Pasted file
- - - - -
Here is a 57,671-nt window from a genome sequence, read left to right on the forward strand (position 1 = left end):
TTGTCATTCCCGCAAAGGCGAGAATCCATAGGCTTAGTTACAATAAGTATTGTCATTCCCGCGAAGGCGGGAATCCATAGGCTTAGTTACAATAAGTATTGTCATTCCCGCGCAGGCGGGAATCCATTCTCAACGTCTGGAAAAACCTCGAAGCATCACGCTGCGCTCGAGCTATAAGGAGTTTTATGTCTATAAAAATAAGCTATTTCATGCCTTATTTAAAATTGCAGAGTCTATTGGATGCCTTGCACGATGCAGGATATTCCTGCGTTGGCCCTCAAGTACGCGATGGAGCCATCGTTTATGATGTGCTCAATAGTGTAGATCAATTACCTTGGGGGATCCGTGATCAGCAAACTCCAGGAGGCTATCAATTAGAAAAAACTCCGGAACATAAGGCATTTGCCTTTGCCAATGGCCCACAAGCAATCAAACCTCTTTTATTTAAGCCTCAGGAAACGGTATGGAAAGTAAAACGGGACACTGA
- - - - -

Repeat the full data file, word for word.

Here is a 57,671-nt window from a genome sequence, read left to right on the forward strand (position 1 = left end):
TTGTCATTCCCGCAAAGGCGAGAATCCATAGGCTTAGTTACAATAAGTATTGTCATTCCCGCGAAGGCGGGAATCCATAGGCTTAGTTACAATAAGTATTGTCATTCCCGCGCAGGCGGGAATCCATTCTCAACGTCTGGAAAAACCTCGAAGCATCACGCTGCGCTCGAGCTATAAGGAGTTTTATGTCTATAAAAATAAGCTATTTCATGCCTTATTTAAAATTGCAGAGTCTATTGGATGCCTTGCACGATGCAGGATATTCCTGCGTTGGCCCTCAAGTACGCGATGGAGCCATCGTTTATGATGTGCTCAATAGTGTAGATCAATTACCTTGGGGGATCCGTGATCAGCAAACTCCAGGAGGCTATCAATTAGAAAAAACTCCGGAACATAAGGCATTTGCCTTTGCCAATGGCCCACAAGCAATCAAACCTCTTTTATTTAAGCCTCAGGAAACGGTATGGAAAGTAAAACGGGACACTGA